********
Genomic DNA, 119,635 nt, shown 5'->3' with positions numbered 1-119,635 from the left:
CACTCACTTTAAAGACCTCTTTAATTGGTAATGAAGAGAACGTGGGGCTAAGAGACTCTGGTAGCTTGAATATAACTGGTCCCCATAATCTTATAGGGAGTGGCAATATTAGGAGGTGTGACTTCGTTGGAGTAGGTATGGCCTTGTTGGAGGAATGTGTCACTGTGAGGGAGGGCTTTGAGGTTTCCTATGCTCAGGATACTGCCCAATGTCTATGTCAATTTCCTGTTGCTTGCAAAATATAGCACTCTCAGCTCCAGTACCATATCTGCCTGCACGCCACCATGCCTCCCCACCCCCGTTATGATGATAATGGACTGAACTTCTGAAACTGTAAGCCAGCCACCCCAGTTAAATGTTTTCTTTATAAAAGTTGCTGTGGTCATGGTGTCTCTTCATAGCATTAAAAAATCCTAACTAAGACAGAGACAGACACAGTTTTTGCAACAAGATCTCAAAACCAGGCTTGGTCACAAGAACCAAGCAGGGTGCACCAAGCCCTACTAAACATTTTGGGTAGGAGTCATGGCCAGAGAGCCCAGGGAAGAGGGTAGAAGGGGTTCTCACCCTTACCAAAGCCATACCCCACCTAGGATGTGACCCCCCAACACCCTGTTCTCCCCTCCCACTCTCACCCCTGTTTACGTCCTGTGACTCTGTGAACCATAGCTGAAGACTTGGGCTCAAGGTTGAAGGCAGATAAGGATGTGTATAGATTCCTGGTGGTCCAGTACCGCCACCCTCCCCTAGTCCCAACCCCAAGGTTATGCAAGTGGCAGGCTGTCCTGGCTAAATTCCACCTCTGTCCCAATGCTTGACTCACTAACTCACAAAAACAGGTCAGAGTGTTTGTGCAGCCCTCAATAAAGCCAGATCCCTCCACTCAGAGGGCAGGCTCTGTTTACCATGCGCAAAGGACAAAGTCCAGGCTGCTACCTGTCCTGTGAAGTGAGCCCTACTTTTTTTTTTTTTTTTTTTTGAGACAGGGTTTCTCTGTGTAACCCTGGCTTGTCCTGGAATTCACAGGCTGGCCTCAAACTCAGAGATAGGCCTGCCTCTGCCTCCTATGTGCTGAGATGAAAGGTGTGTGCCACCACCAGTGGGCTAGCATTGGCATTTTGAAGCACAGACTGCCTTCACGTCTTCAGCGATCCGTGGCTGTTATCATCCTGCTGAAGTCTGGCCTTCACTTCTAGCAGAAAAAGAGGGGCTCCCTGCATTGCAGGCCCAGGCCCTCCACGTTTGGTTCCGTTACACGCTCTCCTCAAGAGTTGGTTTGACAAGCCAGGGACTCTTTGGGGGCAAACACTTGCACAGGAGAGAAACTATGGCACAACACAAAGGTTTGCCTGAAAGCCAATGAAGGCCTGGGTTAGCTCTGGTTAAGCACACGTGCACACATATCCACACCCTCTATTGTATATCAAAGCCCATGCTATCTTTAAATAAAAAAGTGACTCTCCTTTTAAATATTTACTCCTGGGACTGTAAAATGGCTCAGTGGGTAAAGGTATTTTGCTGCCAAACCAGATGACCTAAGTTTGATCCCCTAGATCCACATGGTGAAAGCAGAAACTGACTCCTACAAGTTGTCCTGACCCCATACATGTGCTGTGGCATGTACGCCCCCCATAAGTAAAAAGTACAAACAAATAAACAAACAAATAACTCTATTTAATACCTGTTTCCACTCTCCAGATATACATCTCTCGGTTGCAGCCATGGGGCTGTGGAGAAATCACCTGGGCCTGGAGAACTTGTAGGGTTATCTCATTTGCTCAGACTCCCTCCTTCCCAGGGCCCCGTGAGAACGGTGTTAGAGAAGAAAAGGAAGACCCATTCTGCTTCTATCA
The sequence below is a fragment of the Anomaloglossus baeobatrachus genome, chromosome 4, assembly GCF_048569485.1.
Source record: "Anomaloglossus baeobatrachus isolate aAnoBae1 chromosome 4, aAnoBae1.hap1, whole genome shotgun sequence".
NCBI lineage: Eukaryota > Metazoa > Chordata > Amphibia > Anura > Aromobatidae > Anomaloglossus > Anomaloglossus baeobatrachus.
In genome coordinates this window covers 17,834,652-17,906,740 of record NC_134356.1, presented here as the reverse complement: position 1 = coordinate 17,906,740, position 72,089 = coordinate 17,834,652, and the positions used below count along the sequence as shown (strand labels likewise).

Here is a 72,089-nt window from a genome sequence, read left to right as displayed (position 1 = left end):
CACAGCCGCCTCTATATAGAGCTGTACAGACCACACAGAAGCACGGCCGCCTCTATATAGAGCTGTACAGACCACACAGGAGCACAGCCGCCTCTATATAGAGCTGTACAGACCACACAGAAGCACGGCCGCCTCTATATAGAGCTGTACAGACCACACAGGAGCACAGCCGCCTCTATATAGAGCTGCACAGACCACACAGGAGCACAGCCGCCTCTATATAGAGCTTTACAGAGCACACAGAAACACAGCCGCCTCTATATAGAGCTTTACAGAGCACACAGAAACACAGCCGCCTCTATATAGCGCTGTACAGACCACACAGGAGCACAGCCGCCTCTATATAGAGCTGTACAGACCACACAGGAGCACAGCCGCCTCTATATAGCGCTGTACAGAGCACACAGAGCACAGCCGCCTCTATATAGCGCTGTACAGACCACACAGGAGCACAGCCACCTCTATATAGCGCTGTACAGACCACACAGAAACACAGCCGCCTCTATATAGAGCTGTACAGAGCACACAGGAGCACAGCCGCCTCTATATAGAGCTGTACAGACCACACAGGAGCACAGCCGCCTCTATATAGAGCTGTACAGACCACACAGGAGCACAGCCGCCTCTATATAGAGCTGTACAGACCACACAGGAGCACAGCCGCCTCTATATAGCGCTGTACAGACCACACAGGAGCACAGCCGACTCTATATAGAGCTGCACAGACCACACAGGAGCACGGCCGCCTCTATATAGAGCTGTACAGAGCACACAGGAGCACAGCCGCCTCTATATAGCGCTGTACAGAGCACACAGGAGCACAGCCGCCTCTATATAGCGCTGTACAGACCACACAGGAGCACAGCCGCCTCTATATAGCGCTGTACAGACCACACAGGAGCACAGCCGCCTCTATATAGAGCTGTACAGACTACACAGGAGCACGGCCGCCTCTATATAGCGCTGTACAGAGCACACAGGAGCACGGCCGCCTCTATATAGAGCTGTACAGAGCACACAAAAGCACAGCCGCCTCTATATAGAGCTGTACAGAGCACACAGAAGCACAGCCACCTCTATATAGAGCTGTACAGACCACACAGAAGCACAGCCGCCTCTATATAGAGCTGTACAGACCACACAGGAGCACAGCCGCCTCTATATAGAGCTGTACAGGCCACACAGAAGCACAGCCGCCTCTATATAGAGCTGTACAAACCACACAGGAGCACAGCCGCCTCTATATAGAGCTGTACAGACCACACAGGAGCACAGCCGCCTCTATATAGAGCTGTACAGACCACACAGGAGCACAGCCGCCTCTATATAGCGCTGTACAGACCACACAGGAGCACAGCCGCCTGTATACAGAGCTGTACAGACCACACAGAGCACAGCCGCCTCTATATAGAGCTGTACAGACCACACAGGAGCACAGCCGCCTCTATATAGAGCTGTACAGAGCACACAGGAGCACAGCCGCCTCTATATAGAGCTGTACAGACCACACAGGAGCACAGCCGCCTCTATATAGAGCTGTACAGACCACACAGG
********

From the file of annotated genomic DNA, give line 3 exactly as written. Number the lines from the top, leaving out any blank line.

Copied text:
The sequence below is a fragment of the Anomaloglossus baeobatrachus genome, chromosome 4, assembly GCF_048569485.1.